Some people find sucking on boiled sweets, fresh or tinned pineapple or taking sips of ginger beer can leave a pleasant taste in their mouth. If you don’t feel like eating much, it’s important to drink plenty of fluids and to find foods that are more appealing to you. Eating small meals and having regular snacks that are high in calories and protein might also help you to get the energy and nutrients you need.

The steroids you take with your chemotherapy should help improve your appetite. But if you’re having problems eating a balanced diet or if you’re losing weight, talk to your doctor or nurse. They may be able to refer you to a dietitian who specialises in helping people with cancer.

 

During chemotherapy, I found that most foods tasted a bit funny. Save your favourite meals for after your treatment has finished.

- A personal experience

 

Sore mouth

Some chemotherapy drugs can make your mouth sore, but this is uncommon. You may get ulcers or inflamed gums, which can be painful. There are things that might help to prevent and relieve a sore mouth.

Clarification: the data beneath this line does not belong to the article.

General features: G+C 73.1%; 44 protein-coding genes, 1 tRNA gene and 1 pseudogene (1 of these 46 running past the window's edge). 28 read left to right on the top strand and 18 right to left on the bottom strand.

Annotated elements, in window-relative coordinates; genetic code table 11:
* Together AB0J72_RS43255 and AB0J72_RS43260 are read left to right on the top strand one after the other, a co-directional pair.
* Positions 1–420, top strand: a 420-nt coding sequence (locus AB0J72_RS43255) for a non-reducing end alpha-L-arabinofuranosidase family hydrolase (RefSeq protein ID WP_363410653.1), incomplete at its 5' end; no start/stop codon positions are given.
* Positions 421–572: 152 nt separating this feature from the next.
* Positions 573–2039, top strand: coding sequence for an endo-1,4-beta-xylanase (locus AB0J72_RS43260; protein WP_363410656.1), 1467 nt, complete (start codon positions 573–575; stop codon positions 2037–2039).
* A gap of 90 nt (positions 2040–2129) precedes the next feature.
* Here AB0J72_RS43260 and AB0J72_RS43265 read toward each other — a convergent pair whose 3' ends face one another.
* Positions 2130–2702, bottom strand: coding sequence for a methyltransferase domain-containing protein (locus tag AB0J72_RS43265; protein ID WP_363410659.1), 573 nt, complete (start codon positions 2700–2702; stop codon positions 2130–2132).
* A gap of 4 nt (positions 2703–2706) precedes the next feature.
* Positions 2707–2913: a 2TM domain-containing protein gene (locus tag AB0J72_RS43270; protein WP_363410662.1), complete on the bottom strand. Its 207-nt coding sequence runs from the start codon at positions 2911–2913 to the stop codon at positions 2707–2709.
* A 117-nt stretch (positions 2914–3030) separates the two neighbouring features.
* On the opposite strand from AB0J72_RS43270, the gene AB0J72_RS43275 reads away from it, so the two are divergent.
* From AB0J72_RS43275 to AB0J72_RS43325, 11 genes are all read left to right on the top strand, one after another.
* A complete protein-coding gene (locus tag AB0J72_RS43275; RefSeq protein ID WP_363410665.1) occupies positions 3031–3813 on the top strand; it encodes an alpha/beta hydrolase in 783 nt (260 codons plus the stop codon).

• Brush your teeth gently twice a day with a soft toothbrush and use mouth washes regularly.
  • Be very careful when flossing, and avoid using tooth picks. Ask your doctor or dentist if it’s safe to floss and what to use.
  • Try making small changes to your diet such as choosing soft, moist foods and avoiding foods that are acidic, spicy, very hot or very cold.
  • Try drinking through a straw.

Your nurse can give you more information about taking care of your mouth. If it gets very sore, your doctor might prescribe pain-relieving drugs to help.

Bowel problems

Some types of chemotherapy may make your bowel movements loose and watery (diarrhoea). This usually happens in the first few days after treatment. Other chemotherapy drugs and some anti-sickness medicines can make it difficult to empty your bowels (constipation). Bowel problems can usually be controlled with medicines or changes to what you eat, so let your doctor or nurse know about any problems you’re having.